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Baja California Sinks Ship For State’s First Artificial Reef

The Sinking Of Uribe 121

The government of Baja California, Mexico, sinks an old navy ship in Puerto Nuevo on November 21, 2015. The sunken ship will become the basis of an artificial reef.

Baja California just started its first artificial reef about 30 miles south of the border, off the coast near Rosarito, with the sinking of an old Navy patrol boat.

The sunken Uribe 121 is meant to lure tourists to the Rosarito area during off-peak seasons, from fall through spring, when conditions for Baja California scuba diving are best because of clear visibility and warmer water.

Mexican officials estimate that the artificial reef will attract about 40,000 scuba divers a year, as well as $3 million in annual revenue from spending at hotels, restaurants and other businesses.

Officials expect many of these visitors to come from California, which has about 100,000 certified scuba divers.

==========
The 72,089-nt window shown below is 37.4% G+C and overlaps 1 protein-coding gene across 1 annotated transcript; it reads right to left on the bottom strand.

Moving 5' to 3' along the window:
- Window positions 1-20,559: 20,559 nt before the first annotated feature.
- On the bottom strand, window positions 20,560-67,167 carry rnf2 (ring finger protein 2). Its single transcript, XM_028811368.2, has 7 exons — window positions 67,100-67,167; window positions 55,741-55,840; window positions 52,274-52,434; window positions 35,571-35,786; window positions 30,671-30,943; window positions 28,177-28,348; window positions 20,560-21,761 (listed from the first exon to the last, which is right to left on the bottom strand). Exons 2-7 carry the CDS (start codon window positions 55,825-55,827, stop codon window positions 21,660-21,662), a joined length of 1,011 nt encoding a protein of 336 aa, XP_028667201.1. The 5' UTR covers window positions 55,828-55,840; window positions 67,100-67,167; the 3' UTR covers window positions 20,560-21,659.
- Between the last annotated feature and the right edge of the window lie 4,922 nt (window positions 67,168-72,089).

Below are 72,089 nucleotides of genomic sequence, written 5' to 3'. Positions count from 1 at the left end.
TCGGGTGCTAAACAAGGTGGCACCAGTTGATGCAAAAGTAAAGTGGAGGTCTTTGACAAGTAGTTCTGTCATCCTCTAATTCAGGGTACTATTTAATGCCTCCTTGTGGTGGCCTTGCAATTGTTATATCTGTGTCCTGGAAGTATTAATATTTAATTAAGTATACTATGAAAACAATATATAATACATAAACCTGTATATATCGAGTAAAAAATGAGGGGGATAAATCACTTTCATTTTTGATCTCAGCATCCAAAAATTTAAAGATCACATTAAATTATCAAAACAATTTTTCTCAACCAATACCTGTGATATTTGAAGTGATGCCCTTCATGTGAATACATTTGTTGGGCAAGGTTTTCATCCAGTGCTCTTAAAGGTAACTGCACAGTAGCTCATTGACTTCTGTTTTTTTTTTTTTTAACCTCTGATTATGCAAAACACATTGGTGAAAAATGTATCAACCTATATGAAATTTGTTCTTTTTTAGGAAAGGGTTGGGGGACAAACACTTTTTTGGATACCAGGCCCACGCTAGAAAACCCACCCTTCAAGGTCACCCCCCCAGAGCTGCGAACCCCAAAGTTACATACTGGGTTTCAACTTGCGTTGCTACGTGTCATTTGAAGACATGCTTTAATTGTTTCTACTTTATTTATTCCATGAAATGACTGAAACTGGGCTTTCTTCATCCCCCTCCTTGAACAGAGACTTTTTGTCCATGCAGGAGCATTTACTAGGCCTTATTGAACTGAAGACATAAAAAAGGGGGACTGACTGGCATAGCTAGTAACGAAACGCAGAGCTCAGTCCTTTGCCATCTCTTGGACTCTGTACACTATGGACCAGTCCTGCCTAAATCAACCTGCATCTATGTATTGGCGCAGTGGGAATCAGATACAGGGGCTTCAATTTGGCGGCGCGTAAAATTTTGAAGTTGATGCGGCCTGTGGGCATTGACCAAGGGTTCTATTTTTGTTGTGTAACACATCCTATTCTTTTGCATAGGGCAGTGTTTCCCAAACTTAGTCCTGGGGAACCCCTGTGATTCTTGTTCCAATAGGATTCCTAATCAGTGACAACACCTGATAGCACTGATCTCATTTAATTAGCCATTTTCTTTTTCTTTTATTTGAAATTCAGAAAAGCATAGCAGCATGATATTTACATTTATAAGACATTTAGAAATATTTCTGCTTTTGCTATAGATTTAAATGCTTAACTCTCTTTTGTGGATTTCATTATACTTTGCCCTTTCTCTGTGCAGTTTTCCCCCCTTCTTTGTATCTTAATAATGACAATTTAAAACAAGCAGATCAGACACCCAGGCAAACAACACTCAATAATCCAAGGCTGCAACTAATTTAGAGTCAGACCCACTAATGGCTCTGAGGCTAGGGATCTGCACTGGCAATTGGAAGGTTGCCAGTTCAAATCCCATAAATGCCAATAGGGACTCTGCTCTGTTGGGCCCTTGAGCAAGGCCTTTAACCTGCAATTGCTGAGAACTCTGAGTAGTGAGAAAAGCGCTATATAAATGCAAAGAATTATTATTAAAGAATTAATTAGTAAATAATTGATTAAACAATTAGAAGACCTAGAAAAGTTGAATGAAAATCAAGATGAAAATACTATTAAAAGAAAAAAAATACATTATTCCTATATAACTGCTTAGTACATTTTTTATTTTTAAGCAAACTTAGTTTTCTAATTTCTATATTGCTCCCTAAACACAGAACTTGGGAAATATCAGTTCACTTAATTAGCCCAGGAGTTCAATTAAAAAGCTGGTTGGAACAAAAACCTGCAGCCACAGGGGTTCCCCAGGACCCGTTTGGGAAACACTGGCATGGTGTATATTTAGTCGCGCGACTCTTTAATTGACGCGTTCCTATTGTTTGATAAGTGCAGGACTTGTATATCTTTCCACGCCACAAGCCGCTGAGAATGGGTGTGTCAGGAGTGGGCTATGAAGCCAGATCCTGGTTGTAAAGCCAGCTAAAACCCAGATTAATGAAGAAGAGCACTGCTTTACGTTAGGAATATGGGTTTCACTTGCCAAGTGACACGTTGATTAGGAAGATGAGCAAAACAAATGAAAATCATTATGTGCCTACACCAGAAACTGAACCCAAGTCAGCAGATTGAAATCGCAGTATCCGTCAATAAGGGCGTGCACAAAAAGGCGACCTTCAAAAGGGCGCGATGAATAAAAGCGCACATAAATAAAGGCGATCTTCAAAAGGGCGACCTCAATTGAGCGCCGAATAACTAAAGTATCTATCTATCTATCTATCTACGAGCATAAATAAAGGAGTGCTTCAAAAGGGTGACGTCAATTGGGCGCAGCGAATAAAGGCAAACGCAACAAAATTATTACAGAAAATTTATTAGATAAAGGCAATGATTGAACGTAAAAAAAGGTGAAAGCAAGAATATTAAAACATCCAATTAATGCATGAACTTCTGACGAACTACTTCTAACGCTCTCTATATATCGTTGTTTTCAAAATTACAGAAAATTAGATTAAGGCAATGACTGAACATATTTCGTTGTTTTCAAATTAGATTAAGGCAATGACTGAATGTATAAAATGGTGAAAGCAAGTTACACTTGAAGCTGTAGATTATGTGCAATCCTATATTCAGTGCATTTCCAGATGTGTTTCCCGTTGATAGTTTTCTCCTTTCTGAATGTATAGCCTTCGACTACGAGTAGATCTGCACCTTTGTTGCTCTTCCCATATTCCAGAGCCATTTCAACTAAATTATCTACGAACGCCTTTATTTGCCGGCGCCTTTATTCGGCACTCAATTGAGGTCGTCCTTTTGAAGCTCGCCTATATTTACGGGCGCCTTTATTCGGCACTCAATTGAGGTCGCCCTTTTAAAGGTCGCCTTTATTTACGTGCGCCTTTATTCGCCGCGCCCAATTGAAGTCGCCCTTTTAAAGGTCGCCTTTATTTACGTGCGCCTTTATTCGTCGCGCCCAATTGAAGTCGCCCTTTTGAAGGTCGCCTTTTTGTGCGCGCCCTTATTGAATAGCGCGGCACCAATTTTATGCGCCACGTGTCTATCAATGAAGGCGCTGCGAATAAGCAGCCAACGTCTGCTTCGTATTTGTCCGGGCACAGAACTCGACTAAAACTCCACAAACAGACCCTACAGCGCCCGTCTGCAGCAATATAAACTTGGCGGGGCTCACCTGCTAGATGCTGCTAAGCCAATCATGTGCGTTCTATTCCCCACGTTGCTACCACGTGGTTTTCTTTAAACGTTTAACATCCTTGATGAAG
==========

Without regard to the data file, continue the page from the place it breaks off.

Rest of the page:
“We want tourism sites of high cultural and economic value, to benefit our residents,” said Baja California Governor Francisco Vega, who was at the sinking event on Saturday alongside other Mexican officials.

The ship now sits in the Pacific Ocean, about 90 feet deep. In the coming months, a natural marine habitat will form in and around it, a new dwelling for plankton, algae, fish, other crevice-seeking sea creatures and their predators.

The Uribe 121 sinking is the first step toward creating a large Rosarito Marine Park, with underwater sculptures and a ship graveyard that will include three more vessels, officials said.

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